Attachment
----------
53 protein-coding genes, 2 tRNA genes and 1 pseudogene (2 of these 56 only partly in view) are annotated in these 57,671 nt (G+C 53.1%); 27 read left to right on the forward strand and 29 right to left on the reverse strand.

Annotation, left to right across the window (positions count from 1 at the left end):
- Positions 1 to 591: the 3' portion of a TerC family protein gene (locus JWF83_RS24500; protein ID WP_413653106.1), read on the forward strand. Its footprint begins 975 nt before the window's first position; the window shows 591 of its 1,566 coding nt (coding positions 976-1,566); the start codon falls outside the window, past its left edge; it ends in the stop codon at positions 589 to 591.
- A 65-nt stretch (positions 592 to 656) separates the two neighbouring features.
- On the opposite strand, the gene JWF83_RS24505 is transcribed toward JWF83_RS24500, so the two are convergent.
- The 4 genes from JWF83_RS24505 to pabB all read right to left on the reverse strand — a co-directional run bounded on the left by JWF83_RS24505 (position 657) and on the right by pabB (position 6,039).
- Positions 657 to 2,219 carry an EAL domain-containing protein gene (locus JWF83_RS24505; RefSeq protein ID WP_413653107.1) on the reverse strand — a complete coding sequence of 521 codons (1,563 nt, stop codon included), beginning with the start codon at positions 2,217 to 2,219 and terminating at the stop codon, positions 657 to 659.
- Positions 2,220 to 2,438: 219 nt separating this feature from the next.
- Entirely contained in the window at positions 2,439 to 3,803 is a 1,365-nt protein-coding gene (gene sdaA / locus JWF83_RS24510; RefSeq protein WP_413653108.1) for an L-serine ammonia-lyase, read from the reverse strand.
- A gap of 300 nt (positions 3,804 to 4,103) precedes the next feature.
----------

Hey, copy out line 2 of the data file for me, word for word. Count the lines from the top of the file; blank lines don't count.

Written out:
Annotation, left to right across the window (positions count from 1 at the left end):